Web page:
Tim Anderson: An E-Mortgage is Not the Same Thing as a Digital Mortgage


PERSON OF THE WEEK: Most mortgage lenders today have the technology in place to deliver an all-digital mortgage experience to their customers, but the reality is most borrowers need at least some “manual” assistance during the process. As a result, most mortgage transactions are not fully digital “end to end” but rather “hybrid” digital/manual. But the capability is there. And certainly a percentage of mortgages are now completed digitally. And most definitely things are moving in the direction of “end-to-end.”

But what, exactly, is an “end-to-end” e-mortgage anyway? How is it defined? To gain a current perspective, MortgageOrb interviewed Tim Anderson, executive vice president of e-mortgage strategy for Evolve Mortgage Services.

Q: Is an e-mortgage the same as a digital mortgage?

Anderson: That is a great question. They sound similar, but there are really some distinct differences between e-mortgages and digital mortgages. A digital mortgage primarily involves the ability to electronically sign documents, which is a technology that has been around for a long time. Digital mortgages often contain PDFs of printed documents and then scanned to get data from them. eMortgages, on the other hand, are comprised of e-documents, which are SMARTDocs – a standard of documents established by the Mortgage Industry Standards Maintenance Organization, or MISMO. They start off as native XML data and because of that data can be more easily shared, verified for compliance and electronically delivered and boarded.

Q: Why are SMARTDocs better?

Anderson: Most lenders are using paperless processes these days, but the vast majority of them are using PDFs. Other than being easier to store, PDFs are really no better than printed documents because they have to be read visually. Even data capture technologies such as optical character recognition (OCR) tools cannot read all the information off PDFs with 100% accuracy. This means PDFs require human intervention and oversight. Also, someone has to manually tag PDFs before the borrower can sign them, which is even more manual work that is prone to error.

SMARTDocs are far better, because they contain the critical data at an individual doc level that can be read entirely and auto-verified by machine. Embedded in SMARTDocs are the shared critical data points and any changes to the data is automatically tracked with a date and time stamp audit trail of who and when those changes occurred as well as when they were created, viewed, delivered and signed. 

Why this is critical is both lenders and especially investors want to be able to trust the data within the documents. With the built-in audit trail that travels with the documents and ability to verify data within the documents themselves this accomplishes that. 

Lenders can also create SMARTDocs from any document, whether the document is structured or unstructured. With SMARTDocs, lenders can create an entirely electronic loan file. With the right technology, they can also perform fully electronic due diligence and compliance reviews in just seconds.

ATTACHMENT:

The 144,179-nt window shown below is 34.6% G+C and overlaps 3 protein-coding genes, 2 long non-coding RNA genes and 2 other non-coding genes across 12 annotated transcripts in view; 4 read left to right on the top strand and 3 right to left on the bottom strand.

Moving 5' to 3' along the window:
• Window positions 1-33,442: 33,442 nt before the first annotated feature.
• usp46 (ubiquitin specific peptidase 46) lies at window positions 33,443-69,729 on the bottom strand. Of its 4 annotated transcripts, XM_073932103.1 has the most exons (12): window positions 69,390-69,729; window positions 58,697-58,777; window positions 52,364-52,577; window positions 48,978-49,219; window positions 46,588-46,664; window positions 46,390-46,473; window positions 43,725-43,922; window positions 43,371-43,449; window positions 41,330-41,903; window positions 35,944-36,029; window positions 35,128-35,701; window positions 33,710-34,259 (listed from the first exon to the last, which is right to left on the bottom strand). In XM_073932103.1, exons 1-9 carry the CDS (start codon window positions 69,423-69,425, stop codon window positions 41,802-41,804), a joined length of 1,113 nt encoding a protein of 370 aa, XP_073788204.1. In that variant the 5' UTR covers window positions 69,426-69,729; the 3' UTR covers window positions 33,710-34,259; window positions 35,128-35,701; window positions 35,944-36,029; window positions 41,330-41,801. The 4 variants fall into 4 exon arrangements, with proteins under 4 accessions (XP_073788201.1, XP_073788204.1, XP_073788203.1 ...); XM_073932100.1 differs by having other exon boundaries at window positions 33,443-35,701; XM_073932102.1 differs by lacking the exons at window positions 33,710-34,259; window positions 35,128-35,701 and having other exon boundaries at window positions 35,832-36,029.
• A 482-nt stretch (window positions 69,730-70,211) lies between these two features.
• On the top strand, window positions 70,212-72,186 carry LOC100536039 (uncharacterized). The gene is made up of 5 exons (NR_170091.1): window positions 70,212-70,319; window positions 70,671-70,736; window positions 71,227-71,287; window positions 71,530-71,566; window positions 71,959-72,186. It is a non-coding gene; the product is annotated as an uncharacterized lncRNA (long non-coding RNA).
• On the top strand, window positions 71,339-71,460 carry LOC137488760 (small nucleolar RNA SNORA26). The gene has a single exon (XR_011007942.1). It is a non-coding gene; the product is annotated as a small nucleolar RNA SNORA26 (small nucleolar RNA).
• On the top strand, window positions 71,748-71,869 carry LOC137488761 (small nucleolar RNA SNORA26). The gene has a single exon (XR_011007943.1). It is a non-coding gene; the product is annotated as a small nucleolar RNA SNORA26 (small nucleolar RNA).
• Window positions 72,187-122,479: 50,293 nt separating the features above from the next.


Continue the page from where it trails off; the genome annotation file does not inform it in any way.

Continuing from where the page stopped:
Q: What is an e-closing?

Anderson: There are different types of e-closings. For example, there are hybrid e-closings where some documents are signed in ink and others are signed digitally. However, a true e-closing involves the ability to e-sign all the loan documents, including the disclosures and the note, as well as the ability to e-notarize the mortgage. With a true e-closing, all documents are SMARTDocs, and everything is electronically executed to create a convenient, seamless experience for the borrower. 

I should mention that one of the obstacles lenders encounter when implementing e-closings is that most e-closing vendors only provide the note as a SMARTDoc and use PDFs for other loan documents. Most e-closing providers also do not offer all the components of an e-mortgage in one platform. Instead, they stitch together as many as four different platforms—one for e-signing, one for the e-closing, another for the e-note, and another for the MERS e-registry. This makes e-closings anything but seamless—plus it’s very confusing to the borrower to be shuffled from one system to another. 

The best way to implement e-closings is to utilize a single, end-to-end platform that includes a full library of SMART Docs and all the components to create a full digital closing, including RONs. Until recently, such a platform hasn’t been available—but it is now.

Q: Should current production personnel fear being replaced by digital mortgages?

Anderson: No. Of course, digital mortgages require far less manual work, but I believe the industry will always need human expertise. It’s important to remember that real estate finance is primarily a relationship business. The ability to generate new and repeat business through referrals and other relationship-building cannot be replaced by technology. In addition, most lenders that are adopting e-mortgages aren’t letting people go—they are using technology to augment and enhance the productivity of their teams. This enables them to operate more efficiently, so they can focus on sales and improving the borrower experience.  

Ultimately, the lenders that choose to embrace e-mortgages and use technology to enhance their relationships will thrive, while those that choose not to will be fighting an uphill battle. As I see it, it’s no longer a hard decision to make.

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